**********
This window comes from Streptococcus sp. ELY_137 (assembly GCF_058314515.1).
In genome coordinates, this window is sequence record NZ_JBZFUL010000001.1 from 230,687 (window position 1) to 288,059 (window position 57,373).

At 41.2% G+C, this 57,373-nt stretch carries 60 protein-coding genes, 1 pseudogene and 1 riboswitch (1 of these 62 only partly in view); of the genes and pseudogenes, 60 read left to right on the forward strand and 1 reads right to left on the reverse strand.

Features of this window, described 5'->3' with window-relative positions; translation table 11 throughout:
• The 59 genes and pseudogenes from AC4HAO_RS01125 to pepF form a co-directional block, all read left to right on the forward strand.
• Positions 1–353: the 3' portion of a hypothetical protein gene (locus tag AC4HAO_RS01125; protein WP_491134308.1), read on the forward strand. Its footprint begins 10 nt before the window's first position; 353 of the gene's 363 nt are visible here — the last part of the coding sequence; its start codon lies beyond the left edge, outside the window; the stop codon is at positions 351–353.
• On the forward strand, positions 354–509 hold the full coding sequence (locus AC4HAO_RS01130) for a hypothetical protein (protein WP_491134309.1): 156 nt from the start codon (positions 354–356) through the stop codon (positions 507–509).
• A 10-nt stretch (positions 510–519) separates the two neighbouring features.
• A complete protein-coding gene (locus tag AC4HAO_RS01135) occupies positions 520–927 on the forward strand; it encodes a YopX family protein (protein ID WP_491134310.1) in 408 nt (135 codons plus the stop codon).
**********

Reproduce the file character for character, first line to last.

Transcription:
This window comes from Streptococcus sp. ELY_137 (assembly GCF_058314515.1).
In genome coordinates, this window is sequence record NZ_JBZFUL010000001.1 from 230,687 (window position 1) to 288,059 (window position 57,373).

At 41.2% G+C, this 57,373-nt stretch carries 60 protein-coding genes, 1 pseudogene and 1 riboswitch (1 of these 62 only partly in view); of the genes and pseudogenes, 60 read left to right on the forward strand and 1 reads right to left on the reverse strand.

Features of this window, described 5'->3' with window-relative positions; translation table 11 throughout:
• The 59 genes and pseudogenes from AC4HAO_RS01125 to pepF form a co-directional block, all read left to right on the forward strand.
• Positions 1–353: the 3' portion of a hypothetical protein gene (locus tag AC4HAO_RS01125; protein WP_491134308.1), read on the forward strand. Its footprint begins 10 nt before the window's first position; 353 of the gene's 363 nt are visible here — the last part of the coding sequence; its start codon lies beyond the left edge, outside the window; the stop codon is at positions 351–353.
• On the forward strand, positions 354–509 hold the full coding sequence (locus AC4HAO_RS01130) for a hypothetical protein (protein WP_491134309.1): 156 nt from the start codon (positions 354–356) through the stop codon (positions 507–509).
• A 10-nt stretch (positions 510–519) separates the two neighbouring features.
• A complete protein-coding gene (locus tag AC4HAO_RS01135) occupies positions 520–927 on the forward strand; it encodes a YopX family protein (protein ID WP_491134310.1) in 408 nt (135 codons plus the stop codon).